The first day of school is a milestone for every student, but this year, it was also a milestone for the new head of the Atlanta Public Schools. New APS Superintendent Meria Carstarphen oversaw her inaugural first day of school Monday as an estimated 50,000 children headed back to class.
How do you create an Atlanta icon? For the owner of one of the city’s most venerable indie food businesses, it started with getting laid off. Steven Carse lost his job at an insurance company in 2009, and began working on his Plan B: an artisanal ice pop company called King of Pops. In four years, he’s gone from hawking pops from a single refrigerated cart to churning out as many as 15,000 pops on peak summer weekends.
Crime novelist Karin Slaughter’s neighborhood in Jonesboro, Georgia has a lot to do with her work today. She was a child when the city of Atlanta elected its first black mayor, and during the Atlanta Child Murders when an unknown killer haunted the city. Slaughter’s latest thriller, Cop Town is set in Atlanta in the 1970s. It’s the story of two female police officers who are sidelined in a citywide search for a cop killer. She sat down with All Things Considered host Rickey Bevington to talk about the novel, her childhood, and the reason she wrote her latest thriller from the point of view of two women.
In the early 20th century, millions of immigrants streamed through Ellis Island. And you could say Hartsfield-Jackson International Airport is playing a similar role in the early 21st century. Atlanta has become a gateway for thousands upon thousands of immigrant into the Southeast and beyond. In May, Mayor Kasim Reed appointed a working group tasked with smoothing the transition of those immigrants into society. Adam Ragusea, host of GPB Macon’s Morning Edition, spoke with the group’s co-chair Jeffrey Tapia, who is also head of the Latin American Association in Atlanta. She says their recommendations are taking shape.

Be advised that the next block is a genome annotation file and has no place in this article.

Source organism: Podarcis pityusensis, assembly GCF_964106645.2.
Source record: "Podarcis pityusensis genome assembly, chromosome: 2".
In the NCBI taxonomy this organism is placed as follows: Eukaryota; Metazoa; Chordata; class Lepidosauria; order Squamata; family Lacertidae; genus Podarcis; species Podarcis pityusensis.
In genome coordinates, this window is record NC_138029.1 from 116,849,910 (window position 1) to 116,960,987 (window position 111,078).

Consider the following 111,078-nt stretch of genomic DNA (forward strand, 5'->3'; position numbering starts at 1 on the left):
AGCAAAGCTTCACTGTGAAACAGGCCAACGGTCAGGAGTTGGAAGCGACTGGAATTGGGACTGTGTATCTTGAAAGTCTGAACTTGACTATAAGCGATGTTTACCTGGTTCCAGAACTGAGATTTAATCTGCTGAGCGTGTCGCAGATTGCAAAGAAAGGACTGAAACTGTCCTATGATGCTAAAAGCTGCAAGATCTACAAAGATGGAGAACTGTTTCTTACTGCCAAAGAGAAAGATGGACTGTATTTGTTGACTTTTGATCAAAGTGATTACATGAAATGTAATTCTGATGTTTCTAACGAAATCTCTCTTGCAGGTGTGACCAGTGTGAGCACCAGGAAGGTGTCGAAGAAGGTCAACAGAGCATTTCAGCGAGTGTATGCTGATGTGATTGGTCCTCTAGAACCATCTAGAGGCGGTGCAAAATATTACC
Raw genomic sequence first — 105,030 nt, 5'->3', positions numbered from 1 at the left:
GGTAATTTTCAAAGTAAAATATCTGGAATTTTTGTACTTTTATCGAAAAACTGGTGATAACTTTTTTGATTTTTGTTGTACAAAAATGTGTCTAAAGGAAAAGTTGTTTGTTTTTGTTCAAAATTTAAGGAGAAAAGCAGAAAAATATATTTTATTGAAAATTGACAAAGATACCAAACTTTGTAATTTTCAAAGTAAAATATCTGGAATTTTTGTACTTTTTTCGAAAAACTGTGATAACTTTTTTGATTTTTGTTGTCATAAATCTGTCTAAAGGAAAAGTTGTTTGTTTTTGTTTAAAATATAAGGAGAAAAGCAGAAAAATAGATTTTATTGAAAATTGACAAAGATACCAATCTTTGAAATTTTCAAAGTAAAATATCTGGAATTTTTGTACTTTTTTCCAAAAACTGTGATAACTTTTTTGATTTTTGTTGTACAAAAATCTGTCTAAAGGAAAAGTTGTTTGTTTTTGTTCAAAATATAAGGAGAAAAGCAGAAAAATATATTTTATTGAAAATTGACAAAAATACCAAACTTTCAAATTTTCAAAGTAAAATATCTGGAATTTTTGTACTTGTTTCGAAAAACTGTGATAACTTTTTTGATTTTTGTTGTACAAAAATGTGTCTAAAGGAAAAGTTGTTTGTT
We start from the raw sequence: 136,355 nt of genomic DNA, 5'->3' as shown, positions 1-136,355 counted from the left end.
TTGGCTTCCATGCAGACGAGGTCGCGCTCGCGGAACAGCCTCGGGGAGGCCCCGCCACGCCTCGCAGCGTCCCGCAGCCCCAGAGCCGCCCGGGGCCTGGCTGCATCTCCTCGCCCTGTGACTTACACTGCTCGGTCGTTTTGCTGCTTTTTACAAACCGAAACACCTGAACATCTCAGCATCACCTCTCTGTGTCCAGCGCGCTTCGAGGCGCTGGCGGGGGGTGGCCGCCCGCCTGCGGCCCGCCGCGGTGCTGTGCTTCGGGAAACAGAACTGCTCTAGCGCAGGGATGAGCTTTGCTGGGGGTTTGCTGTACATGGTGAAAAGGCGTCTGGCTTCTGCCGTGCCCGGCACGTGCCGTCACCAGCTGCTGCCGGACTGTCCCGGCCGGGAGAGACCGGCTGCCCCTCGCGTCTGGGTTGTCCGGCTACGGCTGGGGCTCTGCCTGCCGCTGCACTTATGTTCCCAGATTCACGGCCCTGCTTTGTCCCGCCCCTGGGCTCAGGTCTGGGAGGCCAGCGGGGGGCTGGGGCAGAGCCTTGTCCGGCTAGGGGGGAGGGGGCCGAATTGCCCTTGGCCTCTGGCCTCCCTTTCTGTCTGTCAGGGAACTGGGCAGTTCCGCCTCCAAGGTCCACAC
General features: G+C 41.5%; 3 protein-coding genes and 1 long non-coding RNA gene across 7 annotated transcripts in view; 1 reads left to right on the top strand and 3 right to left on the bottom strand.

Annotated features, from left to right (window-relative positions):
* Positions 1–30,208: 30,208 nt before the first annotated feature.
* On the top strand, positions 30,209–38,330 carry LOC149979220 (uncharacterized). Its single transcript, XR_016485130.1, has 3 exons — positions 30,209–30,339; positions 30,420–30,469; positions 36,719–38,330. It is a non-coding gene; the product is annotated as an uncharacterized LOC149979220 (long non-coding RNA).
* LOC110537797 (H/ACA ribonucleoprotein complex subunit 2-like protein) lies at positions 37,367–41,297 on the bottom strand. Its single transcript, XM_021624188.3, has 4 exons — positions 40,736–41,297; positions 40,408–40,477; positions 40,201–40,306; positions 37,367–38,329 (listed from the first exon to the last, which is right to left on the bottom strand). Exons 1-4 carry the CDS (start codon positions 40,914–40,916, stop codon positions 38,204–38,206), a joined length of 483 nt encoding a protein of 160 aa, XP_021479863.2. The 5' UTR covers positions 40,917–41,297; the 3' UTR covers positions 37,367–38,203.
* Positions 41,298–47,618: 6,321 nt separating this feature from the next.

What do zombie apocalypse, road rage and butt implants have in common? They are all related to Georgia. Since the school year is coming to an end and yearbooks are being made, GPB’s “On The Story” wondered what a yearbook for our state would look like. You know, things “most likely to” for Georgia. So we compiled the list, as unflattering as it may be.
A 1968 TV ad described the growing city of Atlanta as network of different neighborhoods, connected mostly by highways. The best option for navigating the city was by car. Fast forward to 2014, and Atlanta is still primarily a “car city”. But urban planners, city officials, and business leaders hope one solution to that problem is the Atlanta Beltline. The Atlanta Beltline started out as a graduate student’s dream back in 1999. Since then, it’s become one of the most ambitious urban redevelopment projects in the United States.
The storm Georgians have been waiting for is here, and meteorologists say it will be even worse than expected. The Interstate 20 cor Gov. Nathan Deal is continuing to urge Georgians to stay off the roads Wednesday. Speaking at a noon press conference at the state Capitol, he said his main concern about the weather is that Georgians will think the winter storm moving through the state has peaked and will leave their homes.